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P7. Prevention and treatment of dementia

Detailed Programme, abstracts and presentations

P7. Prevention and treatment of dementia (Friday, 5 October, 16.00-17.30, Europa 1)

P7.1. Prevention of Alzheimer’s dementia: Strategies and current evidence

Alexander Kurz

Primary prevention of Alzheimer‘s dementia is currently not feasible since the cause of the disease, with the exception of rare pathogenic mutations in the genes for the amyloid precursor and presenilin proteins, is still elusive. For secondary prevention three principal strategies can be envisaged: slowing the neurodegeneration, reducing cerebrovascular comorbidity, and strengthening brain reserve. Deceleration of the disease process has been attempted using antioxidants, non-steroidal anti-inflammatory drugs, lipid lowering agents, omega-3 polyunsaturated acids, and membrane protein precursors. Cerebrovas-cular comorbidity has been targeted using antihypertensive drugs, diabetes management, and treatment of dyslipidemia. Enhancement of brain reserve has been undertaken by means of cognitive or physical activity. Each one of these approaches is supported by evidence from observational studies showing that exposure to the potentially preventive factor is associated with a lower incidence of cognitive decline or dementia. However, since these investigations are uncontrolled, selection bias cannot be ruled out and causal conclusions cannot be drawn. With the aim of slowing the neurodegenerative process secretase inhibitors, anti-amyloid immunization, amyloid and tau aggregation blockers are under investigation. Randomized controlled trials have demonstrated that omega-3 polyunsaturated fatty acids and membrane protein precursors, gamma secretase inhibitors, anti-amyloid immunisation and amyloid aggregation blockers as well as cognitive and physical activity have favourable effects on cognitive ability. A weak effect on the incidence of cognitive decline or dementia has only been demonstrated for the long-term treatment of hypertension. More research is urgently needed to determine whether dietary, cognitive or physical interventions have preventive effects if applied over a sufficiently long time.

P7.2. Lifestyle Interventions to Protect against Dementia: Practical Recommendations based on Empirical Evidence

Michelle Kelly, Sabina Brennan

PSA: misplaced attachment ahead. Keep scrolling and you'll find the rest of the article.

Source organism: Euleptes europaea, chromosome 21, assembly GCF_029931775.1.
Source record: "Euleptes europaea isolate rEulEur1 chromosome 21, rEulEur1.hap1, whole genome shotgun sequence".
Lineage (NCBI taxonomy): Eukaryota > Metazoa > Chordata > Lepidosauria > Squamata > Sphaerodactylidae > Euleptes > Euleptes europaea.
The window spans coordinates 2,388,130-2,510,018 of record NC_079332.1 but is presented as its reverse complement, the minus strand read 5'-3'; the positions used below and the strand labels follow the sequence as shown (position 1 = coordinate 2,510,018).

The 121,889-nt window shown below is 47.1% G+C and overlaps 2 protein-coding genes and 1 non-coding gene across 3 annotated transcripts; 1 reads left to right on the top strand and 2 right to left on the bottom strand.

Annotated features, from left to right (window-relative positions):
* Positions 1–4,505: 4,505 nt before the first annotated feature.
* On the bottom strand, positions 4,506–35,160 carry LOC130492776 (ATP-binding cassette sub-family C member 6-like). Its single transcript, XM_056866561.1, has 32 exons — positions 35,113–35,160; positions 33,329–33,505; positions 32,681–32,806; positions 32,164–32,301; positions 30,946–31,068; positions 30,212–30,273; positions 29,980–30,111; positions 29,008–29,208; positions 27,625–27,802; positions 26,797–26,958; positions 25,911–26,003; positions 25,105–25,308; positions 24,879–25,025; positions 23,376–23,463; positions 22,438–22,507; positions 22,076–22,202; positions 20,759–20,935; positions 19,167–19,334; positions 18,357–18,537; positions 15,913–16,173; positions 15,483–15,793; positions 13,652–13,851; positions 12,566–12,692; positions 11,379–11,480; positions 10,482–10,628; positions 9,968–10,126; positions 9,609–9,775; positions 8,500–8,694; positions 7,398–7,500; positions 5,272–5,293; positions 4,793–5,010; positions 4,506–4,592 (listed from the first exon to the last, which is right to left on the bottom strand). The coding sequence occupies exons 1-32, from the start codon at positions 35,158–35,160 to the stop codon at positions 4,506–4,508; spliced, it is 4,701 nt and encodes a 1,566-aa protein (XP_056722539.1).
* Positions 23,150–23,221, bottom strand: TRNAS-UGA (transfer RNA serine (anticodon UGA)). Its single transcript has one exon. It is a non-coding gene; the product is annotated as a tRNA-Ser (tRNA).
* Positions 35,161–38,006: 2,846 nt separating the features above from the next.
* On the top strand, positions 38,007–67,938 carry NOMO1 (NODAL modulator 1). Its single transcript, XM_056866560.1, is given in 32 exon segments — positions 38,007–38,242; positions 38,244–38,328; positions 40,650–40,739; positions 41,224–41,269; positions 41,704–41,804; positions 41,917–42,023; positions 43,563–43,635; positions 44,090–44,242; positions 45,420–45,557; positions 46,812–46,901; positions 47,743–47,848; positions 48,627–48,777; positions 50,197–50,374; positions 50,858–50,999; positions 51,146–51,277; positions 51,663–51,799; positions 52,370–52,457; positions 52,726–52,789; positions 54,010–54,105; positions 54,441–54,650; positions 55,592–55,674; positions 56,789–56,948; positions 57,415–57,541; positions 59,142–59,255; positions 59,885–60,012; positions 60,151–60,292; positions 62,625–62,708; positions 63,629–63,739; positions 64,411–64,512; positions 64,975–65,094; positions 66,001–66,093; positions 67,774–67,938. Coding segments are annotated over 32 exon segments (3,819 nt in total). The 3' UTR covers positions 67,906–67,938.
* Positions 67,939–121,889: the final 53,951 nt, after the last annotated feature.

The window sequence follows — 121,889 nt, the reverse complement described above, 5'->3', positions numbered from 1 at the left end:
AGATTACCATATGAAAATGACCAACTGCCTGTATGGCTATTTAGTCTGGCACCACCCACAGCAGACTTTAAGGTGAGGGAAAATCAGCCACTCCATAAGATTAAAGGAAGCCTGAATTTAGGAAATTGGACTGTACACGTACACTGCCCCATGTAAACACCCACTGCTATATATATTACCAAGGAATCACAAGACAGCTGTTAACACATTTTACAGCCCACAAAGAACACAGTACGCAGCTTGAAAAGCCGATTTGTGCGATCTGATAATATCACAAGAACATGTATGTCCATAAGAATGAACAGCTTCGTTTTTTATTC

Thanks to improved healthcare, hygiene and nutrition, our life expectancy continues to rise. With increasing age however, comes an increase in the incidence of dementia. Most of us are aware of the prospective social and economic impact of the rising rates of dementia at European and global levels. While pharmacological interventions play an important role in managing dementia, a cure has not been forthcoming. Consequently, interest has grown in non-pharmacological interventions which may delay or even protect against dementia. A large body of research has been conducted, investigating the effects of lifestyle interventions such as leisure activity, exercise and diet on a variety of outcomes; with studies frequently citing encouraging results. Despite this, research in this area tends to be fragmented; with no standardization, little comparability across studies, and few empirical reviews capturing a number of interventions on a number of outcomes. In addition, many studies have made claims that have been sensationalized by popular press, leading to a misrepresentation of results in the public arena. This presentation will provide an overview of the research on lifestyle interventions (social and intellectual stimulation, exercise and diet), focusing on a number of outcomes including risk of dementia, cognitive performance, and neurological change. Practical recommendations will be made, aimed at informing the general public, and based on sufficient empirical evidence. The work presented is the outcome of a joint initiative between the NEIL Program at Trinity College Dublin and the Alzheimer’s Society of Ireland who have come together “to promote healthy ageing by transforming empirical data into useable, interpretable and practical health and well-being information”.